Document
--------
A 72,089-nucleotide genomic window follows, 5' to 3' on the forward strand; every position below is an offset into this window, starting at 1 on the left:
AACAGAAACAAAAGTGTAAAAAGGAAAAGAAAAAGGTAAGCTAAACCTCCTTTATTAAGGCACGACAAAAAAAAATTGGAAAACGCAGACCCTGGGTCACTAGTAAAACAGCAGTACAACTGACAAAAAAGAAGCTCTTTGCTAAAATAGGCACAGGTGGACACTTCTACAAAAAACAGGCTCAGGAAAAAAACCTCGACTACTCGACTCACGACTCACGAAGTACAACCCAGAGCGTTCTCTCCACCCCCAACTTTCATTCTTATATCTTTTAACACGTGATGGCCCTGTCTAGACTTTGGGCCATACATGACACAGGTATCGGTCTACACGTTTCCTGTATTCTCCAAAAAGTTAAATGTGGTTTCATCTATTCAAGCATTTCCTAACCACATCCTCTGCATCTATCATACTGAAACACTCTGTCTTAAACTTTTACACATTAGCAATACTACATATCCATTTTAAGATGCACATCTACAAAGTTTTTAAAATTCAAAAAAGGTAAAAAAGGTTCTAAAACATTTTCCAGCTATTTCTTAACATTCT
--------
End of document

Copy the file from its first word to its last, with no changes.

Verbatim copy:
A 72,089-nucleotide genomic window follows, 5' to 3' on the forward strand; every position below is an offset into this window, starting at 1 on the left:
AACAGAAACAAAAGTGTAAAAAGGAAAAGAAAAAGGTAAGCTAAACCTCCTTTATTAAGGCACGACAAAAAAAAATTGGAAAACGCAGACCCTGGGTCACTAGTAAAACAGCAGTACAACTGACAAAAAAGAAGCTCTTTGCTAAAATAGGCACAGGTGGACACTTCTACAAAAAACAGGCTCAGGAAAAAAACCTCGACTACTCGACTCACGACTCACGAAGTACAACCCAGAGCGTTCTCTCCACCCCCAACTTTCATTCTTATATCTTTTAACACGTGATGGCCCTGTCTAGACTTTGGGCCATACATGACACAGGTATCGGTCTACACGTTTCCTGTATTCTCCAAAAAGTTAAATGTGGTTTCATCTATTCAAGCATTTCCTAACCACATCCTCTGCATCTATCATACTGAAACACTCTGTCTTAAACTTTTACACATTAGCAATACTACATATCCATTTTAAGATGCACATCTACAAAGTTTTTAAAATTCAAAAAAGGTAAAAAAGGTTCTAAAACATTTTCCAGCTATTTCTTAACATTCT